Keep in mind that throughout this article when I say “grain,” I am talking about a commercial goat feed that has added minerals and vitamins. I am not talking about corn or oats or any home-mixed combination of plain grains, which are mostly empty calories high in fat and carbohydrates. I have been emailed by multiple owners who have fed simple grains and wondered why they had fertility and birthing problems, dead kids, and weak kids. Nutritionists may not have the perfect feed figured out yet, but most commercial goat grains are infinitely better than simple grains.
The following protocol is what I follow, based upon my 17 years of experience with these goats on this farm. It may or may not work for others, depending upon their goats’ genetics and the hay or pasture available for them. It is merely meant to be an example …
As long as a doe is being milked, she gets grain on the milk stand, so she will be getting grain until she dries up during the second or third month of her pregnancy. Once she is no longer milking, she doesn’t get grain until about day 145 of her pregnancy. (My does almost always give birth between 145 and 150 days.) Then I start her on a very small amount — like 1/2 cup — so as not to upset her rumen. And in most cases, I am only starting to give her grain to get her rumen adjusted to having it again, so that when she freshens and starts producing milk, her digestive system won’t get thrown out of whack by increasing the amount of grain too quickly.
I have found there are some good reasons to avoid giving it to some does. Feeding too much grain at the end of pregnancy can cause kids to grow too large. When a doe doesn’t need the extra calories, they go straight to the growing babies. Many years ago we had a couple of new mamas that were underweight, so I started feeding them Calf Manna, which is extremely high in protein and used for this very purpose, as well as making calves grow fast. My daughter misunderstood my feeding plan and starting also feeding it to pregnant does. Suddenly we were having very large kids that were challenging for the does to push out. Thankfully we discovered the problem before we’d had too many births.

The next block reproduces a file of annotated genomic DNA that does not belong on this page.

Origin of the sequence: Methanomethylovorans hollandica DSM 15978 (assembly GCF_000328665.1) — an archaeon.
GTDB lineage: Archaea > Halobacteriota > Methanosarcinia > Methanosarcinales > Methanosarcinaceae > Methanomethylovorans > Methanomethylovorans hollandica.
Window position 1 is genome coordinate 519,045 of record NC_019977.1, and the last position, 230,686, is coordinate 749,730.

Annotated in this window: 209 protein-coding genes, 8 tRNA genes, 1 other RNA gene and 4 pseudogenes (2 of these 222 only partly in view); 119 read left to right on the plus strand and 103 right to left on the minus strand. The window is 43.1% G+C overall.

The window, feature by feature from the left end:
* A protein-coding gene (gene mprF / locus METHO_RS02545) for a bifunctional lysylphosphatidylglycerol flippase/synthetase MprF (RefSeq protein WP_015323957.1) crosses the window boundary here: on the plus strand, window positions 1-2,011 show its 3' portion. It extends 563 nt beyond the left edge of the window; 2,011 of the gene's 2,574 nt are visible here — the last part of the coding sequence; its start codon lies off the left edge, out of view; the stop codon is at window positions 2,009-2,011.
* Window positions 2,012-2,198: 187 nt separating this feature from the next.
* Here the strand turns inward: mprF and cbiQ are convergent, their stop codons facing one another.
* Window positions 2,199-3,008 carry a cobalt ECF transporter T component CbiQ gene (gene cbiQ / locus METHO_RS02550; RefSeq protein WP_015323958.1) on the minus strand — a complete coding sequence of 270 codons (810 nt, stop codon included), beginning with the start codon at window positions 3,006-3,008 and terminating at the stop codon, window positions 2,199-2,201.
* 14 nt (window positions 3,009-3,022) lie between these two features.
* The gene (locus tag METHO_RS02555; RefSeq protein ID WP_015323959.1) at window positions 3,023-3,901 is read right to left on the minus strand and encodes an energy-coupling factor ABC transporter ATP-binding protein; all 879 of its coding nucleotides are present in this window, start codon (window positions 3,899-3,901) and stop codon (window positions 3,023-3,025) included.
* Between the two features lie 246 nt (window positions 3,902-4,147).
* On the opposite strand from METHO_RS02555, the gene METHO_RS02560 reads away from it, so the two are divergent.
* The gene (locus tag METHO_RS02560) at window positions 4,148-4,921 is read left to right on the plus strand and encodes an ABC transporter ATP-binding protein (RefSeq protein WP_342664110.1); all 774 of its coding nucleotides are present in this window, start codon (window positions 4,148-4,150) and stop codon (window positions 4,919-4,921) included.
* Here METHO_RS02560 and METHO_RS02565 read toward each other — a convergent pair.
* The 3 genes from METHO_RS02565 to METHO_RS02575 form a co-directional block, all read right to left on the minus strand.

If a goat has a history of giving birth to large kids, I don’t give her grain at the end of pregnancy. If I have a first freshener who is not looking very wide, I usually worry that she has a single kid, which tends to grow much larger than multiples, so I don’t give her grain. Yes, some does are great at hiding kids, but the worst thing that has ever happened is that a doe gave birth to a set of twins that were 2 pounds each. They were on the small side but super healthy, and they grew up big and strong. I’d rather have that than a yearling trying to give birth to a 4-pound single kid, which has happened and is not fun.
So, what’s a new goatherd supposed to do?
My number one rule of raising goats is to always listen to the goats. Are they well-muscled and healthy? Do they have a coat that gets fluffy in winter and shiny and slick in summer? Is the color of their coat still as dark as it was a few months ago? Do they get pregnant easily? Do they stay pregnant for the full term? Do they give birth without assistance to healthy kids? Do they pass their placentas within a couple hours of birth? And look at what you’re feeding them. Is their hay green? Do you have a legume hay, such as alfalfa or peanut available for the last month or two of pregnancy when their calcium needs are increasing?
It sure would be easy if we could just give everyone the same “perfect” feeding plan, but that doesn’t work because everyone has different pasture and water available, and they are dealing with different genetics. Some goats are simply easier to keep than others. But if you know what your goats need, and you know the symptoms of deficiencies, you can figure out what works best for your goats on your homestead.
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This post was originally written on November 5, 2014 and last updated on November 17, 2019.